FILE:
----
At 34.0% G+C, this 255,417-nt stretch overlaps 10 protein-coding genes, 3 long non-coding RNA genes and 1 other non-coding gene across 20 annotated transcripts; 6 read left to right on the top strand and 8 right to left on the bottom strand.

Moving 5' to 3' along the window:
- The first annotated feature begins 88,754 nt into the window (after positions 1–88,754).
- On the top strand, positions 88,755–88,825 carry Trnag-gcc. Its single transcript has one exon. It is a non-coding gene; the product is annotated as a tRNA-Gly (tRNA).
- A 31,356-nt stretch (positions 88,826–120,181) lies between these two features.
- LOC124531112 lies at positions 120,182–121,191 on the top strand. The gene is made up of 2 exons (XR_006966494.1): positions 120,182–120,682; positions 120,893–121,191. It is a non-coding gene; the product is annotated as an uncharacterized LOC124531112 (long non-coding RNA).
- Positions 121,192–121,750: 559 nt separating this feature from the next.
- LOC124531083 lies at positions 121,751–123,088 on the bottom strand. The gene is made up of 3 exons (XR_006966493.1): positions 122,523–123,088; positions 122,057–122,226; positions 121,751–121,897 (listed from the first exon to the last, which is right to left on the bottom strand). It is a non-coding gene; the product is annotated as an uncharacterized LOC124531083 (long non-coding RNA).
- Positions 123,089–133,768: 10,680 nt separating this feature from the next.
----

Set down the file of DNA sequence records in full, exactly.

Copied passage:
At 34.0% G+C, this 255,417-nt stretch overlaps 10 protein-coding genes, 3 long non-coding RNA genes and 1 other non-coding gene across 20 annotated transcripts; 6 read left to right on the top strand and 8 right to left on the bottom strand.

Moving 5' to 3' along the window:
- The first annotated feature begins 88,754 nt into the window (after positions 1–88,754).
- On the top strand, positions 88,755–88,825 carry Trnag-gcc. Its single transcript has one exon. It is a non-coding gene; the product is annotated as a tRNA-Gly (tRNA).
- A 31,356-nt stretch (positions 88,826–120,181) lies between these two features.
- LOC124531112 lies at positions 120,182–121,191 on the top strand. The gene is made up of 2 exons (XR_006966494.1): positions 120,182–120,682; positions 120,893–121,191. It is a non-coding gene; the product is annotated as an uncharacterized LOC124531112 (long non-coding RNA).
- Positions 121,192–121,750: 559 nt separating this feature from the next.
- LOC124531083 lies at positions 121,751–123,088 on the bottom strand. The gene is made up of 3 exons (XR_006966493.1): positions 122,523–123,088; positions 122,057–122,226; positions 121,751–121,897 (listed from the first exon to the last, which is right to left on the bottom strand). It is a non-coding gene; the product is annotated as an uncharacterized LOC124531083 (long non-coding RNA).
- Positions 123,089–133,768: 10,680 nt separating this feature from the next.